Though immigration has been a singular issue for Curbelo, he ultimately voted for a bill that would have cut pathways to legal immigration, even as it created a path to citizenship for about 2 million DREAMers, young adults brought to the United States as children by their parents. Mucarsel-Powell advocates a “clean” DREAM Act and protecting TPS.

We think she is more in touch with District 26’s needs. The Herald recommends DEBBIE MUCARSEL-POWELL for Congress, District 26.


Donna Shalala is a problem solver, resolute, focused and effective. These qualities will be vital in Congress, especially if the Democratic candidate vying to replace Ileana Ros-Lehtinen remains in the minority party.

We’re betting that Shalala will be able to cut through the partisan crap that has kept Congress hostile, stymied and ineffective in tackling the big issues that touch every Americans’ life. Among the challenges: providing affordable healthcare, plowing a way forward on immigration and gun reform; easing traffic nightmares; battling climate change and sea-level rise; creating better-paying jobs.


Shalala’s professional experience is both broad and deep: In 1980 she became president of Hunter College in New York City; In 1988, she became chancellor of the University of Wisconson. At both institutions, she grew enrollment among women and minority students; She was secretary of the U.S. Department Health and Human Services from 1993-2001, and helped where she worked to revise the financial structure of the U.S. healthcare system. Most important for District 27 voters, Shalala was president of the University of Miami in from 2001-2015. She transformed the school into an academic force, raising $3 billion.

Shalala would be a newcomer to elected office, but no novice when it comes to public service. Her Republican opponent, Maria Elvira Salazar, is a well-known television journalist on Spanish-language television. She is professionally accomplished, having competently covered the community’s problems, but is less clear on how to solve them as a member of Congress. Attorney Mayra Joli is running as a No Party Affiliation candidate:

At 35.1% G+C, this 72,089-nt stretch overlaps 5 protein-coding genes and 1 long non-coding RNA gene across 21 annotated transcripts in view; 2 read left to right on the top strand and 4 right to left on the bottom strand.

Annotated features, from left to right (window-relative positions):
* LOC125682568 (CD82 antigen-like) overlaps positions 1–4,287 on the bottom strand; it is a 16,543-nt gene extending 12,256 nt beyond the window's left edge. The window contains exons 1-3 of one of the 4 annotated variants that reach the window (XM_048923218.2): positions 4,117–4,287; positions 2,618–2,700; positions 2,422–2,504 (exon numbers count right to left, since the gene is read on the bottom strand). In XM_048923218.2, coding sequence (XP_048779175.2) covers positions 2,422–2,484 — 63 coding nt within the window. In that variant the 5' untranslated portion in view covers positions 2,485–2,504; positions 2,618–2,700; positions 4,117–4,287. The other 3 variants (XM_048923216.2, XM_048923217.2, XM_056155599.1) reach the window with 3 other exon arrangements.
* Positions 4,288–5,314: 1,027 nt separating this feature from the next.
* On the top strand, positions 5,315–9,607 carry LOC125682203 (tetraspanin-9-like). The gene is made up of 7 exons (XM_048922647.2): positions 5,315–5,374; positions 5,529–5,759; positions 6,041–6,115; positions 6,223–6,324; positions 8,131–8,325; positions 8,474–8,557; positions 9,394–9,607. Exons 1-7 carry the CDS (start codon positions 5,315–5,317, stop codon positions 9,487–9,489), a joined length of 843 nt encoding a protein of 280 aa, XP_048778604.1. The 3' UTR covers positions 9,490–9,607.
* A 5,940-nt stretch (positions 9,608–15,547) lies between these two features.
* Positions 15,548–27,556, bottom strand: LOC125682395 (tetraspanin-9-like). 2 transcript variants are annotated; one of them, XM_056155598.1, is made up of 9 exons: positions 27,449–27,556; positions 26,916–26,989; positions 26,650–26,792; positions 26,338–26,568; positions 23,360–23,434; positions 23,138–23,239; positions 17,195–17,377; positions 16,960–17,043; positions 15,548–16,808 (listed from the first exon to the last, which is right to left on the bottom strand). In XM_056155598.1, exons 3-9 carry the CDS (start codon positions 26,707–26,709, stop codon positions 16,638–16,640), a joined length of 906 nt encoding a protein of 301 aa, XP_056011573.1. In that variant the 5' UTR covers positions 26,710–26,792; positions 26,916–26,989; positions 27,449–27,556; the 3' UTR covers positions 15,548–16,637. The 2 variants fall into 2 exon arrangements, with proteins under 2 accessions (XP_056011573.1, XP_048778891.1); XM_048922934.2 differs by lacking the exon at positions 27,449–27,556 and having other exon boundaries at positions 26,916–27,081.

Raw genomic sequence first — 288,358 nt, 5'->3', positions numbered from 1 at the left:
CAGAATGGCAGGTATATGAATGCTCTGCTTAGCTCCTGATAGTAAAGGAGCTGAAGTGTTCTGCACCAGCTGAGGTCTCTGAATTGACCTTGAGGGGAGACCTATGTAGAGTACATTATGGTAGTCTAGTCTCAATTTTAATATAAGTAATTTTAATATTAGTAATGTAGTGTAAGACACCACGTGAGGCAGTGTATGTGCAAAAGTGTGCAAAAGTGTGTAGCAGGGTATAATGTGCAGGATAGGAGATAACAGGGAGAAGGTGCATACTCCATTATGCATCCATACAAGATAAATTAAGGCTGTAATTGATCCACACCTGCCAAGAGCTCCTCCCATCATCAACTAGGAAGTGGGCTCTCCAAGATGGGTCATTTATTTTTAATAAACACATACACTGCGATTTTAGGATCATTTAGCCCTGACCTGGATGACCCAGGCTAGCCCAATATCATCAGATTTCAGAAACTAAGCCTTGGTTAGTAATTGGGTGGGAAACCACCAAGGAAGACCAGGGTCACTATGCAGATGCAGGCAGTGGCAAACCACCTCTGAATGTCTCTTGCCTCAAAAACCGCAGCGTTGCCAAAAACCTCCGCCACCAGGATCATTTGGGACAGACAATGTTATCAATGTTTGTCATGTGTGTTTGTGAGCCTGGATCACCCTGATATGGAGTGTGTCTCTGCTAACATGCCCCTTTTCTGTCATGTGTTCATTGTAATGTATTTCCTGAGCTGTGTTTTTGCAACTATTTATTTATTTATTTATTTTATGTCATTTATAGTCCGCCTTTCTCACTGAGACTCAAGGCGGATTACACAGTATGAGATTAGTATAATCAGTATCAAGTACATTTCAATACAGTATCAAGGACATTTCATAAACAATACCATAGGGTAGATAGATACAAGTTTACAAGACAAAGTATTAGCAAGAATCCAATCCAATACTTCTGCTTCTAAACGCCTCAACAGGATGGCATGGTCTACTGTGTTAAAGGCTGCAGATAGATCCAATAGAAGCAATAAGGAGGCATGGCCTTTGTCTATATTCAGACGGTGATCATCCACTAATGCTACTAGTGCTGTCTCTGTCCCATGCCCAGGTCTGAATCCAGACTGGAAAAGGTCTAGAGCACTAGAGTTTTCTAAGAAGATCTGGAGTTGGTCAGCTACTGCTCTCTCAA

Here’s where Shalala and Salazar stand on important issues:


Shalala would make “technical corrections” to the Affordable Care Act, not scrap it; bring the subsidies in line with real healthcare needs so that people don’t have to choose between “food and health;” negotiate with drug companies to lower prices; protect Medicare and fix its weaknesses, including its failure to cover long-term care and home healthcare.

Salazar says that Obamacare does not work and that, “The forces of capitalism should invade the system.”

Both candidates would preserve coverage of pre-existing conditions.

Gun control

Shalala was part of the team that developed the assault weapon ban that became law in 1994. She says it’s still needed, as is a ban on bump stocks. She’d work to create a national database, implement a strong review process and close the gun show loophole that allows anyone to buy just about anything at gun shows and through private transactions.

Salazar would also ban assault weapons and close the loophole. She supports universal background checks and early intervention measures to prevent young, troubled people from picking up a weapon.


Shalala says the Republican Congress should have implemented huge infrastructure projects across the country, instead of approving tax breaks. She also cites the business incubator at UM as a way to spur innovation.

Salazar says that we needs more trade schools. “We need more diesel mechanics,” she says. “Not everyone needs to go to college.”

We think there’s a big difference between problem-solving and problem awareness. The Herald recommends DONNA SHALALA for Congress, District 27.